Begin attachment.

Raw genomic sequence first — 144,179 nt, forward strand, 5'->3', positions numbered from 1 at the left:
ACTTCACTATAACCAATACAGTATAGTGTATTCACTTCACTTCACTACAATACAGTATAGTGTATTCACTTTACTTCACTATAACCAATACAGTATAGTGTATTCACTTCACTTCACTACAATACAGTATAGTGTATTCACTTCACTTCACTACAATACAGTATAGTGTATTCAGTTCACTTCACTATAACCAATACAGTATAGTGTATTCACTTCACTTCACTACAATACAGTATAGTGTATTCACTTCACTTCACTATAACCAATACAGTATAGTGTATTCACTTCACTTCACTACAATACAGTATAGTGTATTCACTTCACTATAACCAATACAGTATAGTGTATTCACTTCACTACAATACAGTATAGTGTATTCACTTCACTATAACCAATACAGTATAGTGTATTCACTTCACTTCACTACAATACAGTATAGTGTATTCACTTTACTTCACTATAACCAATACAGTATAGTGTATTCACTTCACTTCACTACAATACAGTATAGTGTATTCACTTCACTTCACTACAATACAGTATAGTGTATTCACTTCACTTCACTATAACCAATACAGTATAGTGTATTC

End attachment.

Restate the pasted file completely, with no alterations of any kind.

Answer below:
Raw genomic sequence first — 144,179 nt, forward strand, 5'->3', positions numbered from 1 at the left:
ACTTCACTATAACCAATACAGTATAGTGTATTCACTTCACTTCACTACAATACAGTATAGTGTATTCACTTTACTTCACTATAACCAATACAGTATAGTGTATTCACTTCACTTCACTACAATACAGTATAGTGTATTCACTTCACTTCACTACAATACAGTATAGTGTATTCAGTTCACTTCACTATAACCAATACAGTATAGTGTATTCACTTCACTTCACTACAATACAGTATAGTGTATTCACTTCACTTCACTATAACCAATACAGTATAGTGTATTCACTTCACTTCACTACAATACAGTATAGTGTATTCACTTCACTATAACCAATACAGTATAGTGTATTCACTTCACTACAATACAGTATAGTGTATTCACTTCACTATAACCAATACAGTATAGTGTATTCACTTCACTTCACTACAATACAGTATAGTGTATTCACTTTACTTCACTATAACCAATACAGTATAGTGTATTCACTTCACTTCACTACAATACAGTATAGTGTATTCACTTCACTTCACTACAATACAGTATAGTGTATTCACTTCACTTCACTATAACCAATACAGTATAGTGTATTC